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Not Getting Looked At

The COVID-19 pandemic has led to fewer US Food and Drug Administration inspections of drug companies, according to the New York Times.

It found that the agency inspected 52 pharmaceutical plants in the US between March and October 2020, as compared to 400 in the same timeframe in 2019. In addition, inspections of pharmaceutical plants abroad have largely been halted, it adds. The Times reports that this drop in inspections is due to pandemic safety guidelines limiting the travel of federal employees as well as pandemic-related travel restrictions.

Critics argue that inspections of drugmakers should be considered an essential activity and resume and say that the drop in inspections could lead to drug shortages and the delayed rollout of new drugs the Times reports. FDA officials tell it that the decreased number of inspections has not slowed drug approvals, but the Times notes that a number of pharmaceutical companies have issued statements regarding deferred FDA action on new drug applications.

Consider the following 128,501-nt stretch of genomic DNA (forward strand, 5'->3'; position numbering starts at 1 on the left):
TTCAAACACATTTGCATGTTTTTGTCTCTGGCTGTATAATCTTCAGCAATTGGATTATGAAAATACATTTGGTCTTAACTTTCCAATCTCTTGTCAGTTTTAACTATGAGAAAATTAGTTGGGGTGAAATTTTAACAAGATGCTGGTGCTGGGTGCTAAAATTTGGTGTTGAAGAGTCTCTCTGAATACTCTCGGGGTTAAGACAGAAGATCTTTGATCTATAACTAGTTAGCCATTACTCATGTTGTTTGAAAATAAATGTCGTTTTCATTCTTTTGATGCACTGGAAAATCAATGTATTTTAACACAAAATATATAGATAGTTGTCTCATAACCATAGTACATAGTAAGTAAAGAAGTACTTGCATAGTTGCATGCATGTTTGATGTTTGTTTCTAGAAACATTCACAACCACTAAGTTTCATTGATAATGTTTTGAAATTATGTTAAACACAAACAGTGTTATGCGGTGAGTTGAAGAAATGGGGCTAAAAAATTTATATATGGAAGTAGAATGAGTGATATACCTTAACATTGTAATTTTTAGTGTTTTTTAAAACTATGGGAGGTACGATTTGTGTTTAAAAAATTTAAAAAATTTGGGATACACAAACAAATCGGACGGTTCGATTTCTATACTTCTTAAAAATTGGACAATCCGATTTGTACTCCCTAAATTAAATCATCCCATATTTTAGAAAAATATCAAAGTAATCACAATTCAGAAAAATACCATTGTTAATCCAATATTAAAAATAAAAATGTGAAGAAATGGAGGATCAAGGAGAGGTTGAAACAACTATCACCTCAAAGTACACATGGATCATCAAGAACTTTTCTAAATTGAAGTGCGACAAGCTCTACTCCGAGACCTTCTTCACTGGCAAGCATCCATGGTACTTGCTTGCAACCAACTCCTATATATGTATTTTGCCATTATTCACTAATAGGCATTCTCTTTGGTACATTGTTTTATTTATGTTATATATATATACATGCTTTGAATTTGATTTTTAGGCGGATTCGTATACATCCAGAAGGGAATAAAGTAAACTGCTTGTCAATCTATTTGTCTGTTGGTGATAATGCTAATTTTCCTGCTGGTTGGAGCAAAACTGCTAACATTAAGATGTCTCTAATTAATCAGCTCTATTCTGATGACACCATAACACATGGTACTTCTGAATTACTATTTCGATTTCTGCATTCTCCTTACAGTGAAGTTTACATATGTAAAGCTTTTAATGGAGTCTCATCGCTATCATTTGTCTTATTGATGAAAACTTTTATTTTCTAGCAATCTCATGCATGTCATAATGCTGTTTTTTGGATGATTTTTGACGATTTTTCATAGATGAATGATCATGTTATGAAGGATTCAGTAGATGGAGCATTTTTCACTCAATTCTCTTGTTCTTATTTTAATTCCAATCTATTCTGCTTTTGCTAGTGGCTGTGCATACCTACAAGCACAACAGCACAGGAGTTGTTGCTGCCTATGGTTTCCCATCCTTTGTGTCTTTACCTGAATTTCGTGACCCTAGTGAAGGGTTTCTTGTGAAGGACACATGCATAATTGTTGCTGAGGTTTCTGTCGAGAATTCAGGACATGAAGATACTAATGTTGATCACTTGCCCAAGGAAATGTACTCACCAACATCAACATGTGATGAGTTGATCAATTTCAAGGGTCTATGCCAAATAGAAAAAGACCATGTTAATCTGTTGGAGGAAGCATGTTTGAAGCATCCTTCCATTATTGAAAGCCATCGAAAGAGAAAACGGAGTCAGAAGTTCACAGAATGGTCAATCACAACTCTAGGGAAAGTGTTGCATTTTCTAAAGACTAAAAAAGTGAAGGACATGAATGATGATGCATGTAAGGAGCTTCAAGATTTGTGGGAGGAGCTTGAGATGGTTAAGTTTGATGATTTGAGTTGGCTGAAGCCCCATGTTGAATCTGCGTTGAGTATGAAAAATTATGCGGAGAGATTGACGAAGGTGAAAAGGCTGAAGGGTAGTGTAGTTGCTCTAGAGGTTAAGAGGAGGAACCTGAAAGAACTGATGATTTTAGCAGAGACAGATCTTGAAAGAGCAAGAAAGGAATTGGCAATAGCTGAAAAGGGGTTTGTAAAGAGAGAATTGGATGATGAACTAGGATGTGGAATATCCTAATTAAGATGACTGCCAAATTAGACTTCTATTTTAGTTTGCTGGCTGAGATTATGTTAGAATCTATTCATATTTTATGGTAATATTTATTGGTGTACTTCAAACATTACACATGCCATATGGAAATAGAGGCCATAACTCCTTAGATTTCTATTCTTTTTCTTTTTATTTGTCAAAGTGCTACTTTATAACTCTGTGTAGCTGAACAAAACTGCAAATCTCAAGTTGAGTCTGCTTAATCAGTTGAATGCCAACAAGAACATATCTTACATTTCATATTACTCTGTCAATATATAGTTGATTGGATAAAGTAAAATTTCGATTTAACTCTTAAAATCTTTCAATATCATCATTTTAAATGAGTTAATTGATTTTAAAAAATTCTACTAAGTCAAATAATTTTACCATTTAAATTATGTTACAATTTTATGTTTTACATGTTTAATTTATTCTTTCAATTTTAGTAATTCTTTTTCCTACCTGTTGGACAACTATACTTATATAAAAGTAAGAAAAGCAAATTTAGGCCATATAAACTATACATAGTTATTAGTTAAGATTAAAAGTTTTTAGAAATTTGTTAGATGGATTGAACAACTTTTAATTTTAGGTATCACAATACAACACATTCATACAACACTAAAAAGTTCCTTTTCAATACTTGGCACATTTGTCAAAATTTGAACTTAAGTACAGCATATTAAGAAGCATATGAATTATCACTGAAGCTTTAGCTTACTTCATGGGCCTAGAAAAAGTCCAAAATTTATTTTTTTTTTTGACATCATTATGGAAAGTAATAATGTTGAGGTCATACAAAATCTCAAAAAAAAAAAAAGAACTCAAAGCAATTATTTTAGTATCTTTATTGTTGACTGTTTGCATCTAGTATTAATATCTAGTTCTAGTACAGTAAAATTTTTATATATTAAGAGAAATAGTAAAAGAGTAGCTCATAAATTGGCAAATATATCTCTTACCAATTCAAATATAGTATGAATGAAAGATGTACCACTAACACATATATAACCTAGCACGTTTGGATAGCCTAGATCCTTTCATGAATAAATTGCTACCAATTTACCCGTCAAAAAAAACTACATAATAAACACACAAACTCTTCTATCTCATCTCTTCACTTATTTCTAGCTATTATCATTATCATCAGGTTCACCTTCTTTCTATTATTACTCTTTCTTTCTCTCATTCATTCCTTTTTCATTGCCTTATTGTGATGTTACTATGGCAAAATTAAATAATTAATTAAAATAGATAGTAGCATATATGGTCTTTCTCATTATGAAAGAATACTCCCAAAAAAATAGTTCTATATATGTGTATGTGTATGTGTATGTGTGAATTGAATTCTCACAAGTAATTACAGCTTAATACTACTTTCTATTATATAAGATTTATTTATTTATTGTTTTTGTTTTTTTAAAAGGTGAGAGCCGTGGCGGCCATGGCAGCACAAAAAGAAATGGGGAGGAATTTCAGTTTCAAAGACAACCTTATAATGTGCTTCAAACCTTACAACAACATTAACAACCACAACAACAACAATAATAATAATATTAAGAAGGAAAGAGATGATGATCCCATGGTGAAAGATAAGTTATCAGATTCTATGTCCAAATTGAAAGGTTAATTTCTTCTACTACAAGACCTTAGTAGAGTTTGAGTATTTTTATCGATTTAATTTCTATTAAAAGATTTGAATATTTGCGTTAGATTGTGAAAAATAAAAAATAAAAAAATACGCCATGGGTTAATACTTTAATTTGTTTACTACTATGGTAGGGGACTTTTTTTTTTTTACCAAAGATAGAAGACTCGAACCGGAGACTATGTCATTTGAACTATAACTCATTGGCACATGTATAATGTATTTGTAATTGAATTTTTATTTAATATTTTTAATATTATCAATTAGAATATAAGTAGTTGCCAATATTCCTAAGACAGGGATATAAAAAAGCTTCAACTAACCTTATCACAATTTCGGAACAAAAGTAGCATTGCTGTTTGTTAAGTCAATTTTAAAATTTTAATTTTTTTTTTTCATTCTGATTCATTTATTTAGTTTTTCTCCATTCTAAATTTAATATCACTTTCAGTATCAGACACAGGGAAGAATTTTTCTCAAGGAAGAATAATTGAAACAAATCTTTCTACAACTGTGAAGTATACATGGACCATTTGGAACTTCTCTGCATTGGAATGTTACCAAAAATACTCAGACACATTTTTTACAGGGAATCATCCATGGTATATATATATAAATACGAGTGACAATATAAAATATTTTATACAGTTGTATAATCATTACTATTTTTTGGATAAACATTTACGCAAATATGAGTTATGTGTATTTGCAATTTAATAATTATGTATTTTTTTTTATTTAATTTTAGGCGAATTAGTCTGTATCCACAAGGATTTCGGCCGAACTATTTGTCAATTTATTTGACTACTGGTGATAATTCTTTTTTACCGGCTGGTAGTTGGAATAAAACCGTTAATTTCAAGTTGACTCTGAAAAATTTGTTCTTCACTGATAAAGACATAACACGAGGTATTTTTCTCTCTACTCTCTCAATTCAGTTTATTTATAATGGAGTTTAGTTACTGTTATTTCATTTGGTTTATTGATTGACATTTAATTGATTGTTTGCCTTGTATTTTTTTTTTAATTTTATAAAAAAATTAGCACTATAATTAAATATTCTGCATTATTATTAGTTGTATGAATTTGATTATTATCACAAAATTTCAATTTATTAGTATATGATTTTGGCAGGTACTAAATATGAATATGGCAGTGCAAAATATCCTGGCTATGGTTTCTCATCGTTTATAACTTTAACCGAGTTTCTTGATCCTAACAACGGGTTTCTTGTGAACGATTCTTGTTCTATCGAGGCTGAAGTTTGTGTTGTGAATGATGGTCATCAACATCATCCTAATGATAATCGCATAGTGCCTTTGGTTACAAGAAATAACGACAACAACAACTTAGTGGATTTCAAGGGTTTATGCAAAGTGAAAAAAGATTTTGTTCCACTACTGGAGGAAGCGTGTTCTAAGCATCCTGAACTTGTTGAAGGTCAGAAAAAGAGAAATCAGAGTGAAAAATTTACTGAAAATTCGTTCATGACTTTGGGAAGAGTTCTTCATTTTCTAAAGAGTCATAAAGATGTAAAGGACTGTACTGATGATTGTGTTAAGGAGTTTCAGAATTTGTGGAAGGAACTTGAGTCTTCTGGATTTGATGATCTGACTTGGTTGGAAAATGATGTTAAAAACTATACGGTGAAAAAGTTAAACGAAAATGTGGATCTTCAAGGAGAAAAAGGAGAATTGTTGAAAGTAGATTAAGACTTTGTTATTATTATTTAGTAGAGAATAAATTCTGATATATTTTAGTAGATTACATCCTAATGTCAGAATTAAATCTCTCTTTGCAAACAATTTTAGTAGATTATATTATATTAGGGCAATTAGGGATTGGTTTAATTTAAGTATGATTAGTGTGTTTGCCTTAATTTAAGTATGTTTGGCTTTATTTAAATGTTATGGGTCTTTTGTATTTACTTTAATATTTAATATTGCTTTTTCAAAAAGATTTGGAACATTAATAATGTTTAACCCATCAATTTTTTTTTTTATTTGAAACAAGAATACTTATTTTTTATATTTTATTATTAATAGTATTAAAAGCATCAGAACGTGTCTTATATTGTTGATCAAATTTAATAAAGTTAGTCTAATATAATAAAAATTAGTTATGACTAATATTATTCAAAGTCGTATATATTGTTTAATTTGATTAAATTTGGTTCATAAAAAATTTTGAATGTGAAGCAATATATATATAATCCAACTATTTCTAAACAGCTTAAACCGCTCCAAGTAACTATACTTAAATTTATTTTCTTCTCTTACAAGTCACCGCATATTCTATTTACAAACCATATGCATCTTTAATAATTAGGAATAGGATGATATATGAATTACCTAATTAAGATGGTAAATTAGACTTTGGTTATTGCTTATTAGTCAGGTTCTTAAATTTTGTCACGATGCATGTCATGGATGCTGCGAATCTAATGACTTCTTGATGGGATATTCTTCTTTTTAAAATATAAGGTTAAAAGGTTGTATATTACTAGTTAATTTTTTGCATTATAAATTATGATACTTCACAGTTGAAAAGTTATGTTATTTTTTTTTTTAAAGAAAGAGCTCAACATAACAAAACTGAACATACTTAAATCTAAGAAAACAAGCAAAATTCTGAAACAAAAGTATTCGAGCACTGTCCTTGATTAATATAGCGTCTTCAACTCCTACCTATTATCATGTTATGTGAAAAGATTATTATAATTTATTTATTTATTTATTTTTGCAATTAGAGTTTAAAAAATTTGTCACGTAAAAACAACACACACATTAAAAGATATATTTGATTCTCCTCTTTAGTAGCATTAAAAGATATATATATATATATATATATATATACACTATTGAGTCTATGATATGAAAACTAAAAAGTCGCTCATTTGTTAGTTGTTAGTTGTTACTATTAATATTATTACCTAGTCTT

Some drugmakers and others have proposed virtual inspections, though others reject that as inadequate, the Times adds.

The Scan

For Better Odds

Bloomberg reports that a child has been born following polygenic risk score screening as an embryo.

Booster Decision Expected

The New York Times reports the US Food and Drug Administration is expected to authorize a booster dose of the Pfizer-BioNTech SARS-CoV-2 vaccine this week for individuals over 65 or at high risk.

Snipping HIV Out

The Philadelphia Inquirer reports Temple University researchers are to test a gene-editing approach for treating HIV.

PLOS Papers on Cancer Risk Scores, Typhoid Fever in Colombia, Streptococcus Protection

In PLOS this week: application of cancer polygenic risk scores across ancestries, genetic diversity of typhoid fever-causing Salmonella, and more.